Draft Details

Review start date:Jan 16, 2023
Review end date:Mar 17, 2023
Contact email:mary.morgan(at)csagroup.org
Draft Scope/Description:

1.1      General

This Standard specifies a test method for calculating the energy efficiency of electric vehicle supply equipment (EVSE) for direct current fast charging (DCFC) across a full range of load conditions. It defines operating modes, and provides energy efficiency minimum requirements for these operating modes.

Note: Owners and operators of DCFC are concerned with the amount of non-dispensable energy these chargers consume in no vehicle mode, especially in the winter when auxiliary heaters are often used. It is recognized that no vehicle mode power during cold temperature has not been a major consideration for charger efficiency because, to date, energy efficiency testing has been typically performed only at room temperature and full-rated load. This Standard seeks to provide an understanding of a given DCFC’s energy efficiency.

1.2      Included in this Standard

This Standard applies to AC three-phase and single-phase powered EVSE for DCFC between 20 kW to 350 kW of rated power output to a vehicle connector.

Note: The typical configurations are

a)    discrete unit – where the power conversion, user interface, communication, and control are all integrated into a single unit. These are intended to be tested as a standalone unit;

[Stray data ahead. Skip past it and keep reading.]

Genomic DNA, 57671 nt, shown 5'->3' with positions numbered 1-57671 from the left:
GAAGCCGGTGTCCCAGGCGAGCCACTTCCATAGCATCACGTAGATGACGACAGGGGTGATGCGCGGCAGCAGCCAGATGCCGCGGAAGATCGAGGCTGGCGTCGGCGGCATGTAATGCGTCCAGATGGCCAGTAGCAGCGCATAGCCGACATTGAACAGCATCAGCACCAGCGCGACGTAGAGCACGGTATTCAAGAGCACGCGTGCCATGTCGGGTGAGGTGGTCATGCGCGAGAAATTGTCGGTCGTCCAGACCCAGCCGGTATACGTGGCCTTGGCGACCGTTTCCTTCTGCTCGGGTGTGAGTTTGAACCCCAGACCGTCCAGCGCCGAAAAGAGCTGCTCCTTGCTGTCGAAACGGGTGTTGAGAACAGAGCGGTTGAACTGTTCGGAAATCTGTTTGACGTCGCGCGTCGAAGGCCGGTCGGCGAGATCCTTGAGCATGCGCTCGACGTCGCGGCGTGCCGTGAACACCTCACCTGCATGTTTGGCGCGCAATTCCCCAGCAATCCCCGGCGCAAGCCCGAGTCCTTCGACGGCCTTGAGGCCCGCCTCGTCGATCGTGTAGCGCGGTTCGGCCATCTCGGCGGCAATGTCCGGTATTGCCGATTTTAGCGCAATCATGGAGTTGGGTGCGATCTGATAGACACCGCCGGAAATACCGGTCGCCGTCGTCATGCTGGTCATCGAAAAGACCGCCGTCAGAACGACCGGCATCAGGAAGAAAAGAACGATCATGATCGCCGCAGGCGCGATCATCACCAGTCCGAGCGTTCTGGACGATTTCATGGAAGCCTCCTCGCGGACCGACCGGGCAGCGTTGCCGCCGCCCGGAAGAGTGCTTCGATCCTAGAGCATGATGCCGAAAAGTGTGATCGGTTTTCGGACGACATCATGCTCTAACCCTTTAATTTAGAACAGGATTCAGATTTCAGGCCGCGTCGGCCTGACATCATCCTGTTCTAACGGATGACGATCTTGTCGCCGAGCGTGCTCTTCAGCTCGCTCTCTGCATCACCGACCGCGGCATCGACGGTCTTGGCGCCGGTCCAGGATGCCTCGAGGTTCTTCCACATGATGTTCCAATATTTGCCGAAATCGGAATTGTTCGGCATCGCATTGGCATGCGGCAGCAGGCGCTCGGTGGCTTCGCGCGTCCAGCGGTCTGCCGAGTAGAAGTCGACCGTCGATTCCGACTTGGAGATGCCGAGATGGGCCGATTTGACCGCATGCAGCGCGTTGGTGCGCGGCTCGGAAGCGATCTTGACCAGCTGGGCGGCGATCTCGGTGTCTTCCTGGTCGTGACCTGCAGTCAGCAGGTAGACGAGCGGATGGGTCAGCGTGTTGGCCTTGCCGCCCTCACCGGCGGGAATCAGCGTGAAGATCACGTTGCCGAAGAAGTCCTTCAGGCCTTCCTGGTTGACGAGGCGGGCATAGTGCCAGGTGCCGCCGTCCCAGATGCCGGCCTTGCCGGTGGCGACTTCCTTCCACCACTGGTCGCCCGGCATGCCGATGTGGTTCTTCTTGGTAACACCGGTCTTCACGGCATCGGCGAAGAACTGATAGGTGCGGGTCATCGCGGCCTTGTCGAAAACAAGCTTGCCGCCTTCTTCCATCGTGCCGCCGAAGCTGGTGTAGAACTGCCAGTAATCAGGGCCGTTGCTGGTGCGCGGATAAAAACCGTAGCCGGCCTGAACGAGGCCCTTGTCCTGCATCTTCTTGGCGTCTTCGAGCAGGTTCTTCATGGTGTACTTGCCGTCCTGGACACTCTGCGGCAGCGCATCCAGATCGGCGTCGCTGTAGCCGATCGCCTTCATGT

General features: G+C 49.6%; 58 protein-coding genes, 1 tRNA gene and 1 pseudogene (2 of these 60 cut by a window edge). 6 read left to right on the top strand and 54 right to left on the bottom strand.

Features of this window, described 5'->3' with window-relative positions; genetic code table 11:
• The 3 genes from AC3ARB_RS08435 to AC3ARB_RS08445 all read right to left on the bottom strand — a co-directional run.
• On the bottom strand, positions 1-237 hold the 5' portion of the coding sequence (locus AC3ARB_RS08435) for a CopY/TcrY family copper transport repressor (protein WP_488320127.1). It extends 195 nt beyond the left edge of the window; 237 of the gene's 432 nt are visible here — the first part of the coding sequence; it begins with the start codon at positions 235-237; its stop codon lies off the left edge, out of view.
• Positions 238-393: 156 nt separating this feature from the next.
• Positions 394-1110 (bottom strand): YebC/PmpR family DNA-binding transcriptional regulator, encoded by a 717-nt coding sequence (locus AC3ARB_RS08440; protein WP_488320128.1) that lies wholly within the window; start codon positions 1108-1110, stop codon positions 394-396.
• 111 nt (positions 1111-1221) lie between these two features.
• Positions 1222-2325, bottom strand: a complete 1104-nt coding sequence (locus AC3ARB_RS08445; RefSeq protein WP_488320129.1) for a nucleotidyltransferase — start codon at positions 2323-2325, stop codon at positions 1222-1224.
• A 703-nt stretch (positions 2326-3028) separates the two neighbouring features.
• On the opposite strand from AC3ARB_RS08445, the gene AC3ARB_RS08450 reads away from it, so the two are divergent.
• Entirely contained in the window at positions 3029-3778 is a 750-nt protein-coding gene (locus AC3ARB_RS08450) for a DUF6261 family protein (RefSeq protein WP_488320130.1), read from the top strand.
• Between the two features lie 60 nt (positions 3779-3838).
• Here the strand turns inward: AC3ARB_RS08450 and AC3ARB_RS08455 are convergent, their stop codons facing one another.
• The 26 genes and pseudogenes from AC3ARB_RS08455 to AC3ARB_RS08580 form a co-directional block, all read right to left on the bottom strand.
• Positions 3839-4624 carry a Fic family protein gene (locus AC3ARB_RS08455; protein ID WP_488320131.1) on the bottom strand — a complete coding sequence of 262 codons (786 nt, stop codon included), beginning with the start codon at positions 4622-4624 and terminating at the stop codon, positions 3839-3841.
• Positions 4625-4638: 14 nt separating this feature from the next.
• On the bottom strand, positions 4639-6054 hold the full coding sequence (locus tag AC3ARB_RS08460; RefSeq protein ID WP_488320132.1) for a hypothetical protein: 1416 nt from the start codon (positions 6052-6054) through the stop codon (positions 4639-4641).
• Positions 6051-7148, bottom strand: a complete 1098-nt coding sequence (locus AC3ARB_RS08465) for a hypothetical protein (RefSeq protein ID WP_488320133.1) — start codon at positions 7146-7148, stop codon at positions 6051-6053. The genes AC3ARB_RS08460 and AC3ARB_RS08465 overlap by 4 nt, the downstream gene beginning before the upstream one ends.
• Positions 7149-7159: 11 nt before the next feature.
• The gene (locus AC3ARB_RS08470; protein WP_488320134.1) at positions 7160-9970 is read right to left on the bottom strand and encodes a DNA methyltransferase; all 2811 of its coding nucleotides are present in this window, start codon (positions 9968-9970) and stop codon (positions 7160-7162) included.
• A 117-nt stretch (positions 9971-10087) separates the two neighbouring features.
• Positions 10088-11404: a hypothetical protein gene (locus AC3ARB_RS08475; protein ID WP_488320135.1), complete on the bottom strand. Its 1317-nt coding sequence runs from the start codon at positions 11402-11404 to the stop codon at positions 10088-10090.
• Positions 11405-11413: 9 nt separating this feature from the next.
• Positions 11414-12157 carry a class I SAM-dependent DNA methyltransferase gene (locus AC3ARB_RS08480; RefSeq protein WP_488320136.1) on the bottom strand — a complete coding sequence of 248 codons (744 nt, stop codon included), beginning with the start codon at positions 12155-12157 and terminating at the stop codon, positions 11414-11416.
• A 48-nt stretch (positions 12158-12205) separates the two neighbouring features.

b)    central cabinet and dispenser(s) – these are intended to be tested as a combination of one cabinet and at least one dispenser, including if one dispenser is incorporated as part of the cabinet; and

c)    hybrid – these can behave as discrete unit on AC power and also connected to a external DC power source. These should be tested twice – once as discrete unit and once at peak capacity (with the addition of DC supply) as central cabinet and dispenser.

1.3      Excluded from this Standard

This Standard excludes wireless power transfer devices, pantograph style devices, and DC-powered devices.

1.4      Terminology

In this Standard, “shall” is used to express a requirement, i.e., a provision that the user is obliged to satisfy in order to comply with the standard; “should” is used to express a recommendation or that which is advised but not required; and “may” is used to express an option that is permissible within the limits of the standard.

Notes accompanying clauses do not include requirements or alternative requirements; the purpose of a note accompanying a clause is to separate from the text explanatory or informative material.

Notes to tables and figures are considered part of the table or and may be written as requirements.

Annexes are designated normative (mandatory) or informative (non-mandatory) to define their application.

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